While we wait for the grant (fingers crossed!), we need a system that works now so we can respond to cases that come in, and in the process, prepare to scale up and certify our process once we do get the funding.
Making phage is simple, right?
I came into this feeling pretty confident I could make this work. There are tons of ways you can make phages. Tons of papers written about it. Lots of people make phages. You just need a flask, right? So I set out to find a phagemaking protocol. My strategy was to pick a few groups I know are making phages regularly, to roughly the standards we need (US FDA, emergency/compassionate use), check out their most recent papers, and do what they do.
Quickly I realized everyone does things slightly differently. Ok, no problem, I thought, I’ll test a few things and whatever works best, and is easiest, that’s what I’ll do. But what does ‘best’ mean? What does ‘easiest’ mean? Which steps can I skip? Which pitfalls do I want to avoid? I descended down a rabbit hole of things that could matter. It seemed like each paper highlighted why their method was better than the others. And I didn’t have the materials to try everything. Or the time. Suddenly, this did not feel like a simple task. I felt like I had a thousand decisions to make. For instance, how much phage to cell ratio do you use? When do you add phage? How long do you let it incubate? Will more aeration be good for the phage or bad? Should I spin down after 5 hours, or wait until the next day?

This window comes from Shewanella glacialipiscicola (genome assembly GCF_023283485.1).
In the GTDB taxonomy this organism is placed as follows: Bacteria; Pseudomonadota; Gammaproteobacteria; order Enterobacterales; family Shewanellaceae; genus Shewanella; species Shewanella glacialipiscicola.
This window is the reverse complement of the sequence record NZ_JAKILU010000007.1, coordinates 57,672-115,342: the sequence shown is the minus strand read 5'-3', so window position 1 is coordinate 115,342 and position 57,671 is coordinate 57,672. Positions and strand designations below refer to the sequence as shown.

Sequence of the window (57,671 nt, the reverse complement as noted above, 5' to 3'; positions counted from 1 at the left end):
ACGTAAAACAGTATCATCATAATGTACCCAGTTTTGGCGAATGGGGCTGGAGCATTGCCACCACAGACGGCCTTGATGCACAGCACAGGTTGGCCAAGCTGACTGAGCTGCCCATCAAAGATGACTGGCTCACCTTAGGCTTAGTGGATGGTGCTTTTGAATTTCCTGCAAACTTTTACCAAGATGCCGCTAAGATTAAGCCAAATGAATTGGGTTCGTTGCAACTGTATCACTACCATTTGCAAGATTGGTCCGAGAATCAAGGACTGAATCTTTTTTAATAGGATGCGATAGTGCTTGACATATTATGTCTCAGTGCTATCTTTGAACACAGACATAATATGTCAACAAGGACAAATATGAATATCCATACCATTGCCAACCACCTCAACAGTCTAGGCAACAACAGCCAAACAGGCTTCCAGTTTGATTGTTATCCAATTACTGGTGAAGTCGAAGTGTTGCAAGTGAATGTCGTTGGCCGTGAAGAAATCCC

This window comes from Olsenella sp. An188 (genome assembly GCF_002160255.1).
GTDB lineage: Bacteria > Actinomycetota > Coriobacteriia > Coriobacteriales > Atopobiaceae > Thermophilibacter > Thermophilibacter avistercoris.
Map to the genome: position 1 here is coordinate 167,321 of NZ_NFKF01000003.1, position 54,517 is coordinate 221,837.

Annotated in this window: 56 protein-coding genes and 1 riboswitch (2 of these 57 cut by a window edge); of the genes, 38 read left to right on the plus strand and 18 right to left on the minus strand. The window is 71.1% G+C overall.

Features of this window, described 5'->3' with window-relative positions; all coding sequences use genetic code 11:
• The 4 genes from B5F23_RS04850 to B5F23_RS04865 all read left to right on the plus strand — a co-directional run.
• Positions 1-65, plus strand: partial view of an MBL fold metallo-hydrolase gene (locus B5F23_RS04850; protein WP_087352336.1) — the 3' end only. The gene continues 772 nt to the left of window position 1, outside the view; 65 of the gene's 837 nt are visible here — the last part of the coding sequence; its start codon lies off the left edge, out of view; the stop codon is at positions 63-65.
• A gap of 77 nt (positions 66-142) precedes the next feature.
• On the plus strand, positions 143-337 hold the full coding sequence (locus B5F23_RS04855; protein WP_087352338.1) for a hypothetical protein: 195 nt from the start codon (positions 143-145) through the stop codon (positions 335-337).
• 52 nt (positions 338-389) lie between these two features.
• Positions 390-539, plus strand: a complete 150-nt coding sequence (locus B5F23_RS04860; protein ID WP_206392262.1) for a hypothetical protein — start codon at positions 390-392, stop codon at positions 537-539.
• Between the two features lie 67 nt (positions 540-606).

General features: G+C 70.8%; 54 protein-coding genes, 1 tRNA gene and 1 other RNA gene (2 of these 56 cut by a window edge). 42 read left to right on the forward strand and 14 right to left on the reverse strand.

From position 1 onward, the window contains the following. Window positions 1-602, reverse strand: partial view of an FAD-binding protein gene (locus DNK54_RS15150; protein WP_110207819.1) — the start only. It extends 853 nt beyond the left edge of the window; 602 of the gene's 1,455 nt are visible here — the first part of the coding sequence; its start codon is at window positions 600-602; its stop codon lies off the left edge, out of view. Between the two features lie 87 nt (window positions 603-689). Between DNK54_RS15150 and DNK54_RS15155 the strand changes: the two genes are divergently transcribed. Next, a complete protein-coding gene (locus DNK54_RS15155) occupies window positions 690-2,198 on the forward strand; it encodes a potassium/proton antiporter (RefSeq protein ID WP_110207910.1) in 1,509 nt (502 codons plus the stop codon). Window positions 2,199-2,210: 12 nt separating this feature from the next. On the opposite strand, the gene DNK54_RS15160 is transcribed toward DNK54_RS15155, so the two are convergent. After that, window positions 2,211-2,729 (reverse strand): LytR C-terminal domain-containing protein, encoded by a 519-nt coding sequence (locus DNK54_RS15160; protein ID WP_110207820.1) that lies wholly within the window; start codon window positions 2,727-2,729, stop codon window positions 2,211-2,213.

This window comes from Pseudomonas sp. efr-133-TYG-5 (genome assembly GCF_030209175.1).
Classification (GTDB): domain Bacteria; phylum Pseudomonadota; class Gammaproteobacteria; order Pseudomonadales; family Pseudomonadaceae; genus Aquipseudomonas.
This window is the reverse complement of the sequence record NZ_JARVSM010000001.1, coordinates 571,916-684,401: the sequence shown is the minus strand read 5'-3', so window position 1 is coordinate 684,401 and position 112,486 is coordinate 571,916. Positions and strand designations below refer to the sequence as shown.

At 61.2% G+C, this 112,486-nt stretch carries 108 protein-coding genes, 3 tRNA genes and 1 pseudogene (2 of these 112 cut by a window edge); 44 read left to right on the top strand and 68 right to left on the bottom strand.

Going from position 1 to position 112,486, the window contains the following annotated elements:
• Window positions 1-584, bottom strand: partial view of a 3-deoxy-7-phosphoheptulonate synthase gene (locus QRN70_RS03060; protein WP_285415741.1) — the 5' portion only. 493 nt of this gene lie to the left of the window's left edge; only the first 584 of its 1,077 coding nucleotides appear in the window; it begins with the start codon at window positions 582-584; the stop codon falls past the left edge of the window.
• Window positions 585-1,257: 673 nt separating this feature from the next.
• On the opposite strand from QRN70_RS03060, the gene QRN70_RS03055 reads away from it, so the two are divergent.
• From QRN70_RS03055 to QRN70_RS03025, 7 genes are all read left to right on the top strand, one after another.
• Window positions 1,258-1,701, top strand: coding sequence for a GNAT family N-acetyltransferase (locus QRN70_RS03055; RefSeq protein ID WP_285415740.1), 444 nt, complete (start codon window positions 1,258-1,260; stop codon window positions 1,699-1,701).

And that’s just making the phage. Then there’s purifying it. Some use cesium chloride, while others say that’s an old, crude method that brings in dangerous chemicals. And it’s a pain to set up — careful not to disturb the gradient! Others use organic solvents, or ultrafiltration… Cytiva, Sartorius, Akta Flux, ion exchange, polishing, buffer exchange. So many new words to learn, each with specifications and pore sizes and capacities.